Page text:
was rather difficult to play and I feared it impossible. It is, after all, a very strange chord progression. However, my fears were soon allayed by the amazing harpist Don Hilsberg. He re-worked some of the accidentals and gave me a lesson or two on the harp to help me in my future writings. Big thanks to that guy!


There he is on the right!

I hope you were able to attend the performance and see it live. But if not, here is the full recording! Parts and score are available upon request. 🙂

Composition vs Plagiarism

by Brian

I hear a lot of talk about people who think John Williams is a “thief.” And it’s true…when you get into the academic side of music, you find a lot of common links between his works and that of the great composers that came before him. But really, how is that theft? Composition has always been about refining, alluding and combining elements from previously developed ideas. Every composer uses contextually relevant building blocks to create the whole. Observe the very definition of composition:

  • Merriam-webster #1: the act or process of composing; specifically : arrangement into specific proportion or relation and especially into artistic form
  • #1: the act of putting together or making up by combining parts or ingredients
  • “The Emerging Film Composer”: To put things in a particular arrangement; to organize elements in a particular way.

Notice how there is generally no mention of how “original” a piece of music has to be, or what percentage of the base thematic material has to be completely new and unused throughout the entirety of music history. Because setting such a definition would be nigh impossible (not to mention having to conform to it…it would take a research team to cover all your bases). There are only twelve damn notes, and only so many permutations exist. There’s so much music out there that you couldn’t possibly even listen to it all in a lifetime. You can either inadvertently plagiarize (or perhaps, subconsciously plagiarize), or you can do it on purpose with the intent to carry over the context of THAT piece into your own. Composers do both of these all the time. Bellis calls the muse a “recycler.”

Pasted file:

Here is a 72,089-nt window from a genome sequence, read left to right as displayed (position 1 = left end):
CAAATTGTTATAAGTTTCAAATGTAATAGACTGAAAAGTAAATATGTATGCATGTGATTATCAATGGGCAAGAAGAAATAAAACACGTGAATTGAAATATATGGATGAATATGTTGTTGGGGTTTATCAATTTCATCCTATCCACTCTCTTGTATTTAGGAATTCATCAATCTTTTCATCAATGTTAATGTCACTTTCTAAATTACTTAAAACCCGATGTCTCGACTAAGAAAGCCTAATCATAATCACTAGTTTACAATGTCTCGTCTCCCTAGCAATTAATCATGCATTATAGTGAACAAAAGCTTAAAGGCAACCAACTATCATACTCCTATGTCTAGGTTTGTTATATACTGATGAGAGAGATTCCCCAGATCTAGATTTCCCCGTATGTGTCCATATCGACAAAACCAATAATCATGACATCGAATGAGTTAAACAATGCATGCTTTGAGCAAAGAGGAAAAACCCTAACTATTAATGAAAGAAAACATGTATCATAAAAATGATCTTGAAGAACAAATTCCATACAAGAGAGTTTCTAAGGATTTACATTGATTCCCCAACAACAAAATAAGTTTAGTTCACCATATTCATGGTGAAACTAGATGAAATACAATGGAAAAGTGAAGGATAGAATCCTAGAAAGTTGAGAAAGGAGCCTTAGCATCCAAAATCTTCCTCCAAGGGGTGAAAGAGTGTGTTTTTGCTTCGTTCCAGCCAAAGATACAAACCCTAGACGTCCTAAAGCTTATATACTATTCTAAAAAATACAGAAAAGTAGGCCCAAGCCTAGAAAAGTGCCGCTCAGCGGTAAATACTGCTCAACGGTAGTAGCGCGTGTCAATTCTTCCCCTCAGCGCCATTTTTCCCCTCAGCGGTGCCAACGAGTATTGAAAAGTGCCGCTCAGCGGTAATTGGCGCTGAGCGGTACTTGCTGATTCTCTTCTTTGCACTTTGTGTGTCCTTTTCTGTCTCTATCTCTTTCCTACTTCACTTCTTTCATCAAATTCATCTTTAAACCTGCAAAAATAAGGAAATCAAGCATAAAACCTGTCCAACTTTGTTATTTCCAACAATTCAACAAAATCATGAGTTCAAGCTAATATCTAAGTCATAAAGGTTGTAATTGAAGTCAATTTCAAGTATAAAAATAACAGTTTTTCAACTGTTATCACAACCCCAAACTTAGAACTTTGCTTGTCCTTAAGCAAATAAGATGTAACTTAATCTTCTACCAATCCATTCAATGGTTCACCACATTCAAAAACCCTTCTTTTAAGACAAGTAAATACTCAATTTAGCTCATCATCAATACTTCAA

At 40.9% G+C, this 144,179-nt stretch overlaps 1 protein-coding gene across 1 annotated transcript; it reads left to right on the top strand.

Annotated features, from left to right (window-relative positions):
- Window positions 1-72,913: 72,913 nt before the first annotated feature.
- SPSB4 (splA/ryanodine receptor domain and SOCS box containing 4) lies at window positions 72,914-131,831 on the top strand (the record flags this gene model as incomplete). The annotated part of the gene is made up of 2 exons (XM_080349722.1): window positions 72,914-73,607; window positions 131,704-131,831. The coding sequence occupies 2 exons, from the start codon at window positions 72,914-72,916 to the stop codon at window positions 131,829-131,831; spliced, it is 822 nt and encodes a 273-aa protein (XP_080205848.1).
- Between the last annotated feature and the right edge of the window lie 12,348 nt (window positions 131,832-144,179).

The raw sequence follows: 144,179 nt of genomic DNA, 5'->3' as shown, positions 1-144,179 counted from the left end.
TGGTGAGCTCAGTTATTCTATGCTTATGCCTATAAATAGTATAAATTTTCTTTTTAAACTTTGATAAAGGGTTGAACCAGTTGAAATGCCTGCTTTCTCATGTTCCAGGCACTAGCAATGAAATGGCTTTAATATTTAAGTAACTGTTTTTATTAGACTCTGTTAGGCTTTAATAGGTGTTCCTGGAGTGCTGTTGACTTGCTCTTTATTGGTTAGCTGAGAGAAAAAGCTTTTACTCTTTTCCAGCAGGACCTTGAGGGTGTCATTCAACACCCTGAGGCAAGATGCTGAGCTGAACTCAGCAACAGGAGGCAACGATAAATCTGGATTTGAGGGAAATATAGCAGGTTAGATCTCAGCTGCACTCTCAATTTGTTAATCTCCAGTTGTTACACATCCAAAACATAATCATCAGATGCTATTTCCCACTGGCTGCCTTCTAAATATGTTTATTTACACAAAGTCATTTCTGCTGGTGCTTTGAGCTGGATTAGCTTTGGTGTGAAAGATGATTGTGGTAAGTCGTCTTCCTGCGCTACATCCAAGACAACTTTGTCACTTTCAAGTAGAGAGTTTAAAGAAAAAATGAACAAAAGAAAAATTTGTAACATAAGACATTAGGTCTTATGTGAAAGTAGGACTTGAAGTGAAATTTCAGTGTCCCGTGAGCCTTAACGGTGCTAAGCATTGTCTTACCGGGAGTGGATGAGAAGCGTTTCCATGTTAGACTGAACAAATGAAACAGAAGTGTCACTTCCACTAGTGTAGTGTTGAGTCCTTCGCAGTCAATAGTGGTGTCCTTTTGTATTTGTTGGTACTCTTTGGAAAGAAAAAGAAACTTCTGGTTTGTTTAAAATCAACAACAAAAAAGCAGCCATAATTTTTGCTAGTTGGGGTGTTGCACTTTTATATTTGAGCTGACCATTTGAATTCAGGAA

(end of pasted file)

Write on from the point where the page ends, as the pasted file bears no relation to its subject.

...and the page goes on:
The Muse

Aaron Copland, a remarkably accomplished composer for both the concert hall and visual media, had this to say on the subject:

I don’t compose…I assemble materials.

It took me a while to get over the fact that no matter what I write, someone somewhere wrote something that is at least pretty similar. However, it is no question that plagiarism is a very real phenomenon. You can’t simply steal a piece and claim it as your own, nor can you steal a whole melody as the main idea for your own work. So where do we draw the line? Many say that Williams steps over the line on numerous occasions. I disagree, and I’ll go over some of the examples people cite (of course, all are welcome to post examples of their own in the comments section. I’d be happy to address those!). So without further ado, a vindication of all these Williams aspersions from Academia!

E.T. is arguably John’s finest score, so I’ll defend this one ’round perdition’s flames. But here you go, judge for yourself:

Dumky Trio